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Bid to Quiet Prison Inspectors Sparks Lawsuit

Leon County Judge John Cooper on June 30, 2022, in a screen grab from The Florida Channel.
The Florida Channel
The Florida Channel
Leon County Judge John Cooper on June 30, 2022, in a screen grab from The Florida Channel.

An attempt by Florida's new prisons chief to keep investigators from discussing what's going on inside the state's troubled prison system has sparked a lawsuit.

An attorney representing six Corrections Department employees asked a judge this week to block a new confidentiality policy ordered by Secretary Julie Jones.

Tallahassee attorney Steve Andrews maintains in the lawsuit that investigators could lose their jobs if they refuse to sign an agreement by Feb. 19 saying they will follow the policy. The 58-page court filing also asserts that the new policy violates several state and federal laws and was undertaken to prevent state legislators and others from asking about ongoing scandals.

Jones was brought in last year by Gov. Rick Scott to deal with an agency under fire for suspicious inmate deaths and poor treatment of prisoners. She has asked for millions of dollars in the coming year to boost staffing and has suggested she may be forced to revamp contracts with private companies that provide health care to inmates.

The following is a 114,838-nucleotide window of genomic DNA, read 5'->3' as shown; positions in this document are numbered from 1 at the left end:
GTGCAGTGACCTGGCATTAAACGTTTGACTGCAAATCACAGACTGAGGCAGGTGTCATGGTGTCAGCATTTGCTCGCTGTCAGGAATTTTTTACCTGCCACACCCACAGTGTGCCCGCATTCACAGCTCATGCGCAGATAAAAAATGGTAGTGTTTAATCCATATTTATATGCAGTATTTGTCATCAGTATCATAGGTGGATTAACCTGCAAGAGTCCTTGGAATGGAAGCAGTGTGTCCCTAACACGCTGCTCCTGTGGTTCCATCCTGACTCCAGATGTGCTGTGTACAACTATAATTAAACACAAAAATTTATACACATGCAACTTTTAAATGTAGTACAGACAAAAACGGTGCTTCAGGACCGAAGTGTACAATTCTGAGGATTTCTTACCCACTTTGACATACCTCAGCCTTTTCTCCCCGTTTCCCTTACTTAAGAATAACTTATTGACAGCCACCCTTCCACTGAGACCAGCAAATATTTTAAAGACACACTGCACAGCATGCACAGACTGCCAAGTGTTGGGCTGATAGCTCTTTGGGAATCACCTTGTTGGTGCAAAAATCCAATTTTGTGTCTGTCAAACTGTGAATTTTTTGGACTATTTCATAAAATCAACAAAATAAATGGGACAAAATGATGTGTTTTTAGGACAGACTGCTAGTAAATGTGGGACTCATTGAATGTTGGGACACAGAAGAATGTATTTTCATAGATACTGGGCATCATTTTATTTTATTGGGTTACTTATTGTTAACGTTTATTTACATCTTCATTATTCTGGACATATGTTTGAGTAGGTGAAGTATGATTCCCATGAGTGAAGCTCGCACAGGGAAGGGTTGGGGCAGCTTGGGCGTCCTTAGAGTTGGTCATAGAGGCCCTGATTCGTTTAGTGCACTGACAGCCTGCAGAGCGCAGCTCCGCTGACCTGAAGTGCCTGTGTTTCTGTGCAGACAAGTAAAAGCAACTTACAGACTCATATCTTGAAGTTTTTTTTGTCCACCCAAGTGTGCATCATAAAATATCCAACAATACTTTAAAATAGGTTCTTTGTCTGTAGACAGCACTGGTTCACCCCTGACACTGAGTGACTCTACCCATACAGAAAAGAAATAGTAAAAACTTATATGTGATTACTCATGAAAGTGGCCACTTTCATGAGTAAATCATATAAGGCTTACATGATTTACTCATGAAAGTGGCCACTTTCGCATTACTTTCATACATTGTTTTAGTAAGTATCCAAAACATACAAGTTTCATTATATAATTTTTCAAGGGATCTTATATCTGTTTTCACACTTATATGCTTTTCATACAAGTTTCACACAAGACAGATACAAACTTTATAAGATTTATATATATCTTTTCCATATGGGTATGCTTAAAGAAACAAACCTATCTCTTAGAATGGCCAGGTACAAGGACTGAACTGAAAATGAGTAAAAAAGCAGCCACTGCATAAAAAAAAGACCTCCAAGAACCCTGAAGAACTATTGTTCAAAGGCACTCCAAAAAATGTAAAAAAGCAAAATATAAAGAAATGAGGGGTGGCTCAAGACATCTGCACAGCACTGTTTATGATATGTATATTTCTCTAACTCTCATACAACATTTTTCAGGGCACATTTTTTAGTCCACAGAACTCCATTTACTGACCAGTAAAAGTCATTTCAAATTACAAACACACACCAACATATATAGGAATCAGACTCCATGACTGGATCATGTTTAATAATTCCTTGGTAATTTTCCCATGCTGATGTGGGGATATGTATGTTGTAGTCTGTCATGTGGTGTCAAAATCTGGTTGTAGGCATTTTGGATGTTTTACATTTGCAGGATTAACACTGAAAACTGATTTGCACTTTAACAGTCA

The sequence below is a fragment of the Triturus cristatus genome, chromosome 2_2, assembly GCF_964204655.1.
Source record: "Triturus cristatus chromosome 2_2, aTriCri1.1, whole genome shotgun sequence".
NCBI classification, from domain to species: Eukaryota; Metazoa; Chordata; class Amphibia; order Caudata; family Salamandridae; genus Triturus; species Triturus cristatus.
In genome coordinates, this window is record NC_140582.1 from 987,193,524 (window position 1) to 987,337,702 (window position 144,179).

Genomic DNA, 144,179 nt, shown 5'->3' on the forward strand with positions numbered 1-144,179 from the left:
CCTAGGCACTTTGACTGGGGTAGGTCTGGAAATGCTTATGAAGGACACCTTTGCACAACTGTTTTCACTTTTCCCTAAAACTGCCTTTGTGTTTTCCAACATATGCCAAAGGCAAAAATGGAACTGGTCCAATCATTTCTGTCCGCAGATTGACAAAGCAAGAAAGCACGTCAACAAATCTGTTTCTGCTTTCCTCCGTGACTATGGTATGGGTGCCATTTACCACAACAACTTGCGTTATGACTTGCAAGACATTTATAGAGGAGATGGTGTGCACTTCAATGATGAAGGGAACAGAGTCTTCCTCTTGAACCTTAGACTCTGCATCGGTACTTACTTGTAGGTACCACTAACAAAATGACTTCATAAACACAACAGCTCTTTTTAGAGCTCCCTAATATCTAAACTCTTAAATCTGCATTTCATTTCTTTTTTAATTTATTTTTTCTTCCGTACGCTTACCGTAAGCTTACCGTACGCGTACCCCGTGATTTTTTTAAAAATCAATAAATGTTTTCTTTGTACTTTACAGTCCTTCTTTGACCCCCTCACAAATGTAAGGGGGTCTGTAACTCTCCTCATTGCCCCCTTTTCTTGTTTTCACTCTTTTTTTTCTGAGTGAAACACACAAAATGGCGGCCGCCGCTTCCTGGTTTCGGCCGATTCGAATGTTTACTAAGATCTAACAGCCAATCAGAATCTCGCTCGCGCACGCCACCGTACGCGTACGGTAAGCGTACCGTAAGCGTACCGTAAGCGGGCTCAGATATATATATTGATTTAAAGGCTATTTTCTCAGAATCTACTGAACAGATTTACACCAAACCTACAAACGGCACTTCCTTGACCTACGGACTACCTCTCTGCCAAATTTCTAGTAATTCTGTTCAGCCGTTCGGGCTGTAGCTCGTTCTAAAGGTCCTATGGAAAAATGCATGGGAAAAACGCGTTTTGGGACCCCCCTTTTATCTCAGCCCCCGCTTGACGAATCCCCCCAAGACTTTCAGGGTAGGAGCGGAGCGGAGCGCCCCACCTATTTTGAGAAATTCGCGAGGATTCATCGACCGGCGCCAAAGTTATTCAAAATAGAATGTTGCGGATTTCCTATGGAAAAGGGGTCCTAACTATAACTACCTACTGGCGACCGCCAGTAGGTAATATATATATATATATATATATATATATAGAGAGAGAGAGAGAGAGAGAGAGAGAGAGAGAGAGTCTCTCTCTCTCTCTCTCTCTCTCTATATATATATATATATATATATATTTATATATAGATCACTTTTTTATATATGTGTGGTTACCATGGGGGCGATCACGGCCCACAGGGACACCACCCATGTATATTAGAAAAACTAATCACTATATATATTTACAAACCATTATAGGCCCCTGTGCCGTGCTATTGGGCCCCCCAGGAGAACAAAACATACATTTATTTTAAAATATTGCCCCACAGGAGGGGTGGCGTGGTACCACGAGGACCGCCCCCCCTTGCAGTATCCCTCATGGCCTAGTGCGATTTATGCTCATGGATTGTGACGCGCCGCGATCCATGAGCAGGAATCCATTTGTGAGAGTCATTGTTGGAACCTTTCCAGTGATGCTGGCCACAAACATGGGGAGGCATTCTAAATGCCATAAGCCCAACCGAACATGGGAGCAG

Several times this year legislators have questioned both Jones and other top prison officials about inmate deaths and the use of force against inmates. Earlier this month, a Senate committee grilled the agency's inspector general. Three days later, the department asked all of its investigators to abide by the new confidentiality policy.

That policy, which was first reported by The Miami Herald, said investigators cannot discuss or disclose information from either open or closed cases.

Jones conceded to a state House committee on Wednesday that the timing of the new policy was "terrible," but she said it was needed to let investigators do their job without having to answer questions from other prison officials. She said it would also stop gossip and "water cooler talk." She also maintained the new policy would not stop the agency from responding to public record requests or questioning by the Florida Legislature.

In an interview with The Associated Press, she said the policy was not prompted by the grilling of her inspector general.

"There's nothing nefarious, there's no dots to connect," Jones said. "This is no way meant to be punitive. This is to protect our inspectors as well as the people who are talking to these inspectors."

Jones denied that anyone would be fired if they refused to agree to the new policy. But she said the employees would be reassigned to new duties in the prison system.

She also asserted that the new policy was drawn up by agency attorneys and followed state and federal laws.

"I stand by the document and I do not believe it violates the law," Jones said. "I would welcome any scrutiny on this policy. If I got it wrong we will rectify it."


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